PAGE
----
Q: What grade(s) do you teach?

A: 7th and 8th grade

Q: Have you observed much parental involvement? If so, in what forms?

A: I have seen parental involvement in my school. At my school, we have required student-led conferences, where the students do most of the talking, and the teachers and parents listen to what the student has to say. I have seen many parents come and actively participate in these conferences. Through the meetings, I am able to see that the parents do care for their children very much. We also have a lot of field experiences at my school. Parents are always willing to help with these. For example, we went camping for four days with our students and there was at least one parent there helping every day--sometimes 4 or 5. 

Q: What are some ways you think the parents of your students could be more involved in their schooling?

A: I think that parents could be more involved with their children's schooling by making sure that students have the resources and supplies that they need to successfully complete school, whether it be a binder or a school fee so that the child can attend a field experience. As I say this, I also recognize my privilege. Not all parents have the means of providing these school resources for their children. 

Q: Do you think increased parental involvement would be beneficial to your students' academic performance?

A: Middle school students are at a pivotal time in their schooling career. They are in the transition between elementary school where they were guided every step of the way by their teachers, to high school where students must be independent and take charge of their schooling. In middle school, I think that parents can become more involved with helping their child make that transition. They can help by guiding their student to independence. They can track their child's grades with them and encourage them to get their work done, but they can't do the work for them. They must learn to do it on their own with some assistance.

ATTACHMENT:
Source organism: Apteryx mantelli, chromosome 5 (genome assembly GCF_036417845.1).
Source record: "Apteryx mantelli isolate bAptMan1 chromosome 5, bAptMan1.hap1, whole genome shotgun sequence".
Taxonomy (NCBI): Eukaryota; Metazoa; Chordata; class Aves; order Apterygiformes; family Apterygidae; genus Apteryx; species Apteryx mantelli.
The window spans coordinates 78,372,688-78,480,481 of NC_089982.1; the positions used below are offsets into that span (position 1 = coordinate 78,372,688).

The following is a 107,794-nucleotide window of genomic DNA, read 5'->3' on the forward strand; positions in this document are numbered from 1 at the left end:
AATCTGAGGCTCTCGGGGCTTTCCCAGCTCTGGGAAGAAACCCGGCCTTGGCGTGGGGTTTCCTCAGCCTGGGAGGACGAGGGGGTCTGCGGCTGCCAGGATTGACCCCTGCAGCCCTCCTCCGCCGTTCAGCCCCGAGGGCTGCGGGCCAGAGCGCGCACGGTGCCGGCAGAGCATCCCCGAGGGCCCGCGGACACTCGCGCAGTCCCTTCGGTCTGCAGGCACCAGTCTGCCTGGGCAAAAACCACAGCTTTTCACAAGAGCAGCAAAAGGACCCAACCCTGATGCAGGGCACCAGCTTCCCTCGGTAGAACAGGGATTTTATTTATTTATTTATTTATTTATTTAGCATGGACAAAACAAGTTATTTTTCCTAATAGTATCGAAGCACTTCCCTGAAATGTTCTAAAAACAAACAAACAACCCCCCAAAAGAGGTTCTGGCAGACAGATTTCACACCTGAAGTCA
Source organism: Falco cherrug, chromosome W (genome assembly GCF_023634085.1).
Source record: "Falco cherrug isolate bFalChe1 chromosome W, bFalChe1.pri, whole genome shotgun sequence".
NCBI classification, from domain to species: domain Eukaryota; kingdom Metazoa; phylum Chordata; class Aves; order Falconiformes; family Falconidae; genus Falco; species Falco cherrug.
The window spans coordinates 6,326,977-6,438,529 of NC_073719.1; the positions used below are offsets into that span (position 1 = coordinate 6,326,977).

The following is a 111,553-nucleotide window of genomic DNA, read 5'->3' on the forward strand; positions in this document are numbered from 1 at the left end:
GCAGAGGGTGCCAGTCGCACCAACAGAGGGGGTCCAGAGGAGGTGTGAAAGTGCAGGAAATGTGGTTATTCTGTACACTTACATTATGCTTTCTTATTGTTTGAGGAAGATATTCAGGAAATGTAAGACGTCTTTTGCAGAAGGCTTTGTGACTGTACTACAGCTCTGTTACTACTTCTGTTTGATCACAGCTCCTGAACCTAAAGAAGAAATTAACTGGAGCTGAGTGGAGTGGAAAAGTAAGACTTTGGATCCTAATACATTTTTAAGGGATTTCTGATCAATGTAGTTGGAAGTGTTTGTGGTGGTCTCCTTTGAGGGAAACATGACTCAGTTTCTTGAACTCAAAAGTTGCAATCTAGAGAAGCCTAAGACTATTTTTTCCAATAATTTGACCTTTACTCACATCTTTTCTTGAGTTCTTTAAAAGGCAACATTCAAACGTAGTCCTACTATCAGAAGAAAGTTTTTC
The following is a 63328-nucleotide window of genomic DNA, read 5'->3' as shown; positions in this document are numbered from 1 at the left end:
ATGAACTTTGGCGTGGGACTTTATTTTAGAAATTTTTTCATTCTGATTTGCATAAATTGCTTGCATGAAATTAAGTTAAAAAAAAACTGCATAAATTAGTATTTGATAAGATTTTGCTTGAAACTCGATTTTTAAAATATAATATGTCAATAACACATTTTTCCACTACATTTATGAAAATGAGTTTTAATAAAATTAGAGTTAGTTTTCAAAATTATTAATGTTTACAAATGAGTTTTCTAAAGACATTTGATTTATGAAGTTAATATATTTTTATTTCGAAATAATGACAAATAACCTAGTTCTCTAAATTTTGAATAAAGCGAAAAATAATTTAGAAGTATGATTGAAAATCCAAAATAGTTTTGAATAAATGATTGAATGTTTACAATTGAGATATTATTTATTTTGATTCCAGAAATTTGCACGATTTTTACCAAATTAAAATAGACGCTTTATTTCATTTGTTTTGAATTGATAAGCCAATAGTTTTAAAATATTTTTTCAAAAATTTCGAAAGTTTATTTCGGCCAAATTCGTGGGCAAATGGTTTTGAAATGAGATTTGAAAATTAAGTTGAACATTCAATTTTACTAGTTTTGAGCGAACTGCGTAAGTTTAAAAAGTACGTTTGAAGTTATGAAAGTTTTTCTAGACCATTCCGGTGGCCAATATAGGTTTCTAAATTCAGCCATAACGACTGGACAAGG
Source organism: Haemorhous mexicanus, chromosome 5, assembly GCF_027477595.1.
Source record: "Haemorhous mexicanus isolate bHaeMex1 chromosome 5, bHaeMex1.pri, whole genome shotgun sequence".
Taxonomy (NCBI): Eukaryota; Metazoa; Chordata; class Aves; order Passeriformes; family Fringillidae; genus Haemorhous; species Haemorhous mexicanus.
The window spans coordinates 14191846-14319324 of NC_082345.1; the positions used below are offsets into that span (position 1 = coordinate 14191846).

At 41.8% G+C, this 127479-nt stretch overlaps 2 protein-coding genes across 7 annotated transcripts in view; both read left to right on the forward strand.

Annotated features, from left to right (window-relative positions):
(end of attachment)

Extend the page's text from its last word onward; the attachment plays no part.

This interview provided information from a personal experience in an urban school setting. It is clear that this school is working to involve parents both on an academic level and a more personal level. While there is always room for improvement, this school provides an exceptional example of how to incorporate aspects of the community into the students' learning experience. 


Works Cited


Cucchiara, M. B. & Horvat, E. M. (2009). Perils and promises: Middle-class parental involvement in urban schools. American Educational Research Journal, 46(4), 974-1004.

Diallo, A. (2017). [Margaret Moberg teaches her first-grade class at the Stanley Makowski Early Childhood Center]. Retrieved from http://www.theatlantic.com/education/archive/2017/07/a-rust-belt-citys-school-turnaround/534006/.

Jeynes, W. H. (2007). The relationship between parental involvement and urban secondary school student academic achievement. Urban Education, 42(1), 82-110.

Kessler-Sklar, S.L. & Baker, A. J. L. (2000). School district parent involvement policies and programs. The Elementary School Journal, 101(1), 101-118. 

[Parent-teacher conference with student]. Retrieved from http://www.pbs.org/parents/education/going-to-school/parent-involvement/parent-teacher-partnership/.

Sheldon, S. B. (2002). Parents' social networks and beliefs as predictors of parent involvement. The Elementary School Journal, 102(4), 301-316.

Yan, W. & Lin, Q. (2005). Parent involvement and mathematics achievement: Contrast across racial and ethnic groups. The Journal of Educational Research, 99(2), 116-127.